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Yoga: Yoga Close to Home: Breathing the Gift of Life
These days we hear all about yoga… power yoga, hot yoga, urban yoga, sports yoga, yoga for golfers, tennis players, swimmers, runners, walkers, sleepers, children, seniors, naked yoga; and the list goes endlessly on and on.
If you are a senior and you are just waking up to the realization that you can no longer bend over to tie your shoelace or hook your Velcro, you might also be wondering how you could ever imagine yourself doing this highly popularized craze that dates back to ancient India, or where you might even be able to fit in attempting some of those pretzel-like exercises called Yoga.
I have been doing yoga since I was nineteen and now I am definitely in my fifties. To my amazement in the last ten years, yoga trends have moved from a quiet, hidden, thoughtful approach to stress reduction, using gentle stretches, strengthening exercises and breath awareness, to a very aggressive, highly competitive, aerobic sweat shop that has hit every spa and health club in every town and city in the USA. People curious about yoga are finding it very intimidating to enter an overheated, overcrowded yoga class that is, more like boot camp than what the yogis of India intended in their quest for inner truth and health through a daily yoga practice.
So, how is a seasoned citizen who is curious to experience the benefits that yoga has traditionally promoted and is presently claiming as a national cure-all find a friendly and tangible beginning approach to studying yoga in today’s highly yoga competitive climate?
We always have heard that the teacher is “within” and that the body is the temple. I am encouraging every able bodied person looking for a place to begin yoga to find the most available source of yoga that we have every minute of the day AND THAT IS YOUR BREATH.
The word “respiration” means to inspire again and again from within; in other words bringing spirit back to the body for renewal not just once but over and over again.
Breathing is the true gift of life that we have regardless if we are beggars on the street, Wall Street traders, or yoga masters. No matter if we are aware of it or not. Naturally we take our breathing for granted, that is, until our lung capacity is diminished, until we find that we are easily out of breath doing daily activities, where in the past the same activity would not have even fazed us. The yoga practice of Breathing (known as Pranayama) is simply the means of becoming more aware of your breath and of the magical effects that deep breathing brings to your body, your energy, and to your mind. This simple practice will reveal how deep breathing is the foundation of health as well as the gateway for entering into the beginning stages of practicing the very ancient youth restoring art of yoga.
So many students avoid breathing practice in classes and many teachers fail to teach it because it continues to remain one of the mysterious and subtle teachings of yoga.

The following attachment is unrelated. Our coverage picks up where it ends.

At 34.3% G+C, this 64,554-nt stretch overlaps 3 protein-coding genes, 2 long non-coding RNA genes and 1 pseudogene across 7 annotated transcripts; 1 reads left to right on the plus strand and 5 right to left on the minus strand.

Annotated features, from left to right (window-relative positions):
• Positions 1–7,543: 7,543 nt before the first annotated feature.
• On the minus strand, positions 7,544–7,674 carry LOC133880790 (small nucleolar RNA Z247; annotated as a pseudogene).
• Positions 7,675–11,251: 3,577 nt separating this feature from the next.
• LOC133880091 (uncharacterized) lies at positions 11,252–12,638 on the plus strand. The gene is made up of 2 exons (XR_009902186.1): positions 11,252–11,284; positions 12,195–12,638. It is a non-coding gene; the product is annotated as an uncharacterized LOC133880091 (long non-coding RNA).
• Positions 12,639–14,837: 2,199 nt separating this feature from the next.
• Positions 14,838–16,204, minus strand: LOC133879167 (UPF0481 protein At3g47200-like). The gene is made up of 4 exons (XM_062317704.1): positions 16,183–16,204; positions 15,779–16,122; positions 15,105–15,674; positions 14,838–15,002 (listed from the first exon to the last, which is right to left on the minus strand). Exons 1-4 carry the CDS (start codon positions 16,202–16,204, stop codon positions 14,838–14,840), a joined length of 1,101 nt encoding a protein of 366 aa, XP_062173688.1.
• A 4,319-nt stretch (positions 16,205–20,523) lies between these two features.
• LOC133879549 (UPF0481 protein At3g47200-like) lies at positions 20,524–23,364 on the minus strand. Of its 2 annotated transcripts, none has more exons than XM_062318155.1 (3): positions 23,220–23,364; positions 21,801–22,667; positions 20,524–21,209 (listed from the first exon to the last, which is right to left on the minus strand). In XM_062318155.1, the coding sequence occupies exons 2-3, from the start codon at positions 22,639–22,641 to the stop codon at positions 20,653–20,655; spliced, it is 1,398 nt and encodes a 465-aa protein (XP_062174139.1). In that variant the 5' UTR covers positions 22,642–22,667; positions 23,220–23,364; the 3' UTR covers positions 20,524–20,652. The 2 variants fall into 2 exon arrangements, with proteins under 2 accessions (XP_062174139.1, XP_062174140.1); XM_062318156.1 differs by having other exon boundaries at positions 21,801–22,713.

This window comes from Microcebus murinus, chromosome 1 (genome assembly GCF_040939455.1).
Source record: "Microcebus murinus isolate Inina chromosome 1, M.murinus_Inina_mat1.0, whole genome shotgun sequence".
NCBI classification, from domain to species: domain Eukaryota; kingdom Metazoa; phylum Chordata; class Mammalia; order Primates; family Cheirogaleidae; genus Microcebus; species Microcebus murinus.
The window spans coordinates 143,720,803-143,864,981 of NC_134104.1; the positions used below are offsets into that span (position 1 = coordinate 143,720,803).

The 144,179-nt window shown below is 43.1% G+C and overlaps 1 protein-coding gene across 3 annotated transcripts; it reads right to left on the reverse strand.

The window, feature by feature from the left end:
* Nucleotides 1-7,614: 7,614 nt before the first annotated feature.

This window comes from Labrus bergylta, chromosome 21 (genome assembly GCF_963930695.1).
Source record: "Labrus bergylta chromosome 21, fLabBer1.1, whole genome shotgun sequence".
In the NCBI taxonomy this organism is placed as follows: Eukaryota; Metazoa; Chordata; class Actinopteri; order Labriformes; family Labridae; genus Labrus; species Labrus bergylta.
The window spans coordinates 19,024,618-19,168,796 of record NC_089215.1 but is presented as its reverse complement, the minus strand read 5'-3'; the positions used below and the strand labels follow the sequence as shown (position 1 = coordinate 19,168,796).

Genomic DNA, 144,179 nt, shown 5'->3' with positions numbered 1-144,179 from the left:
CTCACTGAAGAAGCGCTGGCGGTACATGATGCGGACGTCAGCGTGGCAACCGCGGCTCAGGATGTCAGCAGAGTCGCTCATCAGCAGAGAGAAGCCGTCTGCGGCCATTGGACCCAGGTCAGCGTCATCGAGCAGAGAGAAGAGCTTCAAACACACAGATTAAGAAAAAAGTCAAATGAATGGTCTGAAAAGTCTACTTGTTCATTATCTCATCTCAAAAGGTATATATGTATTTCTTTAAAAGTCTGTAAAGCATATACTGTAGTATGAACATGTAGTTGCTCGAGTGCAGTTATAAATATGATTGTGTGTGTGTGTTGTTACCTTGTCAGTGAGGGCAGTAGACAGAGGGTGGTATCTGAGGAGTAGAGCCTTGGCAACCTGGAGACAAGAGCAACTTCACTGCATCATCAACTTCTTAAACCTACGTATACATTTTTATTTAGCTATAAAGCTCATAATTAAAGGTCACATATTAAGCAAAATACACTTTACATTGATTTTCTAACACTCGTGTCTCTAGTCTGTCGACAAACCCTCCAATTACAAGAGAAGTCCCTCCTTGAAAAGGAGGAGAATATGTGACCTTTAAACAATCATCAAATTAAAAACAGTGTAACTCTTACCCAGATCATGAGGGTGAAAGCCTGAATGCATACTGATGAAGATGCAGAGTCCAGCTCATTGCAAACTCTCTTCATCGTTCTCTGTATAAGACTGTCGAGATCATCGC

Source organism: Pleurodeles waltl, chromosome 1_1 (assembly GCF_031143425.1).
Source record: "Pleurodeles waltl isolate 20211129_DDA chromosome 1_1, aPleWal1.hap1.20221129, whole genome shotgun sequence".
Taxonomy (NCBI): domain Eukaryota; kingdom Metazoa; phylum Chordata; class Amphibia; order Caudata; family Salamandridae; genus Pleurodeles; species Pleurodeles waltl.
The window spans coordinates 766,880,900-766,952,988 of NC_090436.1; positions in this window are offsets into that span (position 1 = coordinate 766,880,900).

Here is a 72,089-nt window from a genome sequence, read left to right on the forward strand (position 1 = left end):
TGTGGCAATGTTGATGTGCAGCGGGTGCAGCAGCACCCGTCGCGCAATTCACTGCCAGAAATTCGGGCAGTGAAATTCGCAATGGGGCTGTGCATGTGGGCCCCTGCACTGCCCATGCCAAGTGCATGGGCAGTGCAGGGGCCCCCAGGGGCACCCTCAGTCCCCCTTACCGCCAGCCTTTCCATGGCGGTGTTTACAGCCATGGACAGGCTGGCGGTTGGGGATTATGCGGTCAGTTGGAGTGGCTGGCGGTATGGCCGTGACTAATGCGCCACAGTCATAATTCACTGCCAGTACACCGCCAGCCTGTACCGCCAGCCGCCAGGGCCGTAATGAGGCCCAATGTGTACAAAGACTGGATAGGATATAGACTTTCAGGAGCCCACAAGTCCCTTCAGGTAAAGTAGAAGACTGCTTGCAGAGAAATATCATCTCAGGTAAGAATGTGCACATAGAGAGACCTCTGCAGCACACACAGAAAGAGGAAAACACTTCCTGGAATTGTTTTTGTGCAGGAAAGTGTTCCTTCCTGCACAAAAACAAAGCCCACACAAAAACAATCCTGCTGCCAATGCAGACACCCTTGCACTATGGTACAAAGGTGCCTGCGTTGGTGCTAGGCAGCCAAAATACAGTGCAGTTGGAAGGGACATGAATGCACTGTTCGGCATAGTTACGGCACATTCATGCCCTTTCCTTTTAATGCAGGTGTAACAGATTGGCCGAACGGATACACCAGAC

There is no mystery in the brea...
Researchers Find Yoga May Be Effective for Chronic Low Back Pain in Minoritty Popluations
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(Boston)– Researchers from Boston University School of Medicine (BUSM) and Boston Medical Center found that yoga may be more effective than standard treatment for reducing chronic low back pain in minority populations. This study appears in the November issue of Alternative Therapies in Health and Medicine.
Low back pain is common in the United States, resulting in substantial disability and cost to society. Individuals from low-income, minority backgrounds with chronic low back pain (CLBP) may be more affected due to disparities in access to treatment. Although many CLBP patients seek relief from complementary therapies such as yoga, use of these approaches are less common among minorities and individuals with lower incomes or less education.
BUSM researchers recruited adults with CLBP from two community health centers that serve racially diverse, low-income neighborhoods of Boston. They were randomly assigned to either a standardized 12-week series of hatha yoga classes or standard treatment including doctor’s visits and medications.
As part of the trial, the researchers asked participants to report their average pain intensity for the previous week, how their function is limited due to back pain, and how much pain medication they are taking. The yoga group participated in 12 weekly 75-minute classes that included postures, breathing techniques, and meditation. Classes were taught by a team of registered yoga teachers and were limited to eight participants. Home practice for 30 minutes daily was strongly encouraged. Participants were provided with an audio CD of the class, a handbook describing and depicting the exercises, a yoga mat, strap, and block.
Pain scores for the yoga participants decreased by one-third compared to the control group, which decreased by only 5 percent. Whereas pain medication use in the control group did not change, yoga participants’ use of pain medicines decreased by 80 percent. Improvement ...